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Curtain call: The new technology on display at the CPL is sure to inspire encore building performances

The Cambridge Public Library (CPL) won over the 2010 Harleston Parker Medal jury for a host of reasons. But of particular interest to the local building community is that the library is the first U.S. building to incorporate the three key features of advanced European double-skin curtainwall technology: a 3-foot-deep air space, a multistory thermal flue and 12-inch movable sun shades.

Clifford Gayley AIA, LEED AP, principal at William Rawn Associates, speaks about what that all means, particularly for this notable civic project.

What design challenge were you trying to meet with this new technology?

With the double-skin curtainwall, we were interested in exploring the library as a new type of civic building. When the historic Van Brunt & Howe library was built in 1889, it was the epitome of the Victorian-era “library in the park”—a solid and commanding presence, surrounded by green space with a grand stair leading to the front door. We wanted to create a contemporary vision for a library in the park: a decidedly transparent, welcoming and accessible place that brings the experience of a park into the library—a new kind of civic building.

The challenge was achieving maximum transparency in an environmentally appropriate way. Conventional methods are limiting. External louvers must be big and heavy enough to withstand wind and snow loads. Tinted glass, which cuts down the solar heat gain on people and books inside, also makes the building appear opaque from the outside. We wanted the glass surface to appear transparent and shimmering, not reflective and dark. We needed a new solution.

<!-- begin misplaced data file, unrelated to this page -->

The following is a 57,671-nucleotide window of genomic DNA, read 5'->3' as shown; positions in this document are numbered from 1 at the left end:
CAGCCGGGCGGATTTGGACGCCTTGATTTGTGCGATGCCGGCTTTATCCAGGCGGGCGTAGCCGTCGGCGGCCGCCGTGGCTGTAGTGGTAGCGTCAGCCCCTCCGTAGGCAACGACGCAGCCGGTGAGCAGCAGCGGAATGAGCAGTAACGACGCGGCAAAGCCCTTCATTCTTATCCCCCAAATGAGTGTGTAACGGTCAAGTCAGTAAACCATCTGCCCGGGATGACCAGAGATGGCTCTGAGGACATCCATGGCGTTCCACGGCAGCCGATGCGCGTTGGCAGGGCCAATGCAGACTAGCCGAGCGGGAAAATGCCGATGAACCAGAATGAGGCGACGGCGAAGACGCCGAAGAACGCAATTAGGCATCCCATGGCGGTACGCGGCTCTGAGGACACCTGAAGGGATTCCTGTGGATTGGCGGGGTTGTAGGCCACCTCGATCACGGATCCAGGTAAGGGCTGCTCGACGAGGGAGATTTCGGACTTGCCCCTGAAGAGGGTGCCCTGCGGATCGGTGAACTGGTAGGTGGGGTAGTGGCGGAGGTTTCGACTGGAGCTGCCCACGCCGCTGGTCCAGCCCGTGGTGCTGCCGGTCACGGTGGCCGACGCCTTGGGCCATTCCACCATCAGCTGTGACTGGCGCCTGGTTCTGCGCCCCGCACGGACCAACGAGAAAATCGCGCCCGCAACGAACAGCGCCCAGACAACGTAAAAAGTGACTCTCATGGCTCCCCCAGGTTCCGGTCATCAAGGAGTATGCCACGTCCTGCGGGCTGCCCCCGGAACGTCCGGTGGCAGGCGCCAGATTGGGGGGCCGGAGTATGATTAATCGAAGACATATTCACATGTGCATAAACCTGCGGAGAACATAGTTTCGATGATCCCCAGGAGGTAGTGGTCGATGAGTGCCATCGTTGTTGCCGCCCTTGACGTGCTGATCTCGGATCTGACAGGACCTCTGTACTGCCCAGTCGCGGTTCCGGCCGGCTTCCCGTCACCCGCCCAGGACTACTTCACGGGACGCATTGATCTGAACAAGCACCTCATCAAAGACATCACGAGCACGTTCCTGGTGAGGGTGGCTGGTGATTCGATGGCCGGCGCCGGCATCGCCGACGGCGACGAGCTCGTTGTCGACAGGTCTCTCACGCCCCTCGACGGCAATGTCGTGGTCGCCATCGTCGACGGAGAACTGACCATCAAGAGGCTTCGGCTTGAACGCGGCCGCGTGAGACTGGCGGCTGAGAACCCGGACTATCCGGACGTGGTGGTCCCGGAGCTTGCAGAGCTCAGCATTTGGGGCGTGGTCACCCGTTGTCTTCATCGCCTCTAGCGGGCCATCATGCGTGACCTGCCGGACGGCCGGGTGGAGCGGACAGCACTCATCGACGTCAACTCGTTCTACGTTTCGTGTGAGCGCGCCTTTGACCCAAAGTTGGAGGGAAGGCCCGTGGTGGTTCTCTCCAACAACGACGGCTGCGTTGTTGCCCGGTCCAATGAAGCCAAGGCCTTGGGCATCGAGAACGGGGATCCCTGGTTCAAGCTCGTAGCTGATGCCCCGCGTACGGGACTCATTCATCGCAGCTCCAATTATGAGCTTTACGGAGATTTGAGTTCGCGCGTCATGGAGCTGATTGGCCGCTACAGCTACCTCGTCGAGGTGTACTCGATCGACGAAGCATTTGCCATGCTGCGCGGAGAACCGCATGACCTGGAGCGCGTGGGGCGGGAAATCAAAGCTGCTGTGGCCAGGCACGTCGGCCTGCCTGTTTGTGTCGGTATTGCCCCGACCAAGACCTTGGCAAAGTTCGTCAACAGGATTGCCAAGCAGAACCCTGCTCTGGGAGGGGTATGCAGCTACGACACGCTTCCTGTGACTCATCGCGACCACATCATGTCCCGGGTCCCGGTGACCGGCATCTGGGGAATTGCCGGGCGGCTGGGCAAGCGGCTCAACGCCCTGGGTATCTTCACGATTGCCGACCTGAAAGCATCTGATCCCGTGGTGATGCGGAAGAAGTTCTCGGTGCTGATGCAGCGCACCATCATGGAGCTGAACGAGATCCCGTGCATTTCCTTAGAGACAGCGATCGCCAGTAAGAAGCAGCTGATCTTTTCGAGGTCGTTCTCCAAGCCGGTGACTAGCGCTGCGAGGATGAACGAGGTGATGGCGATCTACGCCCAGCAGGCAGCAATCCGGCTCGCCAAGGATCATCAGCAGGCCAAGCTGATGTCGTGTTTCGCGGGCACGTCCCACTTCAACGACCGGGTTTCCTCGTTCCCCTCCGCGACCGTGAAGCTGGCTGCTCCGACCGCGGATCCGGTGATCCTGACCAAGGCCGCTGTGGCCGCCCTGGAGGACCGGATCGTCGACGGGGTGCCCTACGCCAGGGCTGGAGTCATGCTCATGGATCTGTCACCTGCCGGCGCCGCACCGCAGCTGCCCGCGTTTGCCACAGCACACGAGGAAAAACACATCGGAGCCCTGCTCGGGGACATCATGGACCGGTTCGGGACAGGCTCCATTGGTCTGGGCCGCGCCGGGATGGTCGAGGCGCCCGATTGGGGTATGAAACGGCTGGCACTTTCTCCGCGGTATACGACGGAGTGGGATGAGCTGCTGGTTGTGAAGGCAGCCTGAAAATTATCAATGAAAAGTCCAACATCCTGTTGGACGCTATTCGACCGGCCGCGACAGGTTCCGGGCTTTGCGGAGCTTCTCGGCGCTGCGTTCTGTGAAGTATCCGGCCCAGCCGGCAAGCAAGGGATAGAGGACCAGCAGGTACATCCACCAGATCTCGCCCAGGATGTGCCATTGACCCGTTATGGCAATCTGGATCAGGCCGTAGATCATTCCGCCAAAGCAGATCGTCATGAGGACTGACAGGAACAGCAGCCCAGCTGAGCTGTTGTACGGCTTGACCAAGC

How did you decide to go with a double-skin curtainwall?

The decision involved significant research. Double-skin curtainwalls are relatively new in the United States, but they have been used in Europe for decades. We were able to tap into that experience and quickly educate ourselves. Principal Bill Rawn, project architect Kevin Bergeron and I took a trip to Germany and London with our façade consultant, Arup, for a tour of about a dozen buildings with different types of double-skin curtainwalls. Some were quite simple, and some were very intricate. It was a great opportunity to see firsthand the benefits of the technology as well as its potential issues.

During our trip we observed how effectively double-skin walls maximize transparency and daylight while controlling building temperature. Because we visited these buildings during the dead of winter, we were able to directly experience the temperature difference between the inside and outside glass. The inside glass felt as warm as an interior wall. It was amazing. We also observed examples that made the case for keeping things simple: one building had a highly interactive louver system that raised and lowered the louvers each time light sensors detected sun or clouds, requiring a full-time maintenance staff, which our public project could not offer. From these precedents, we were able to learn valuable lessons for deploying double-skin curtainwall technology, and we knew we needed to go with a version that had few moving pieces and, therefore, lower maintenance requirements.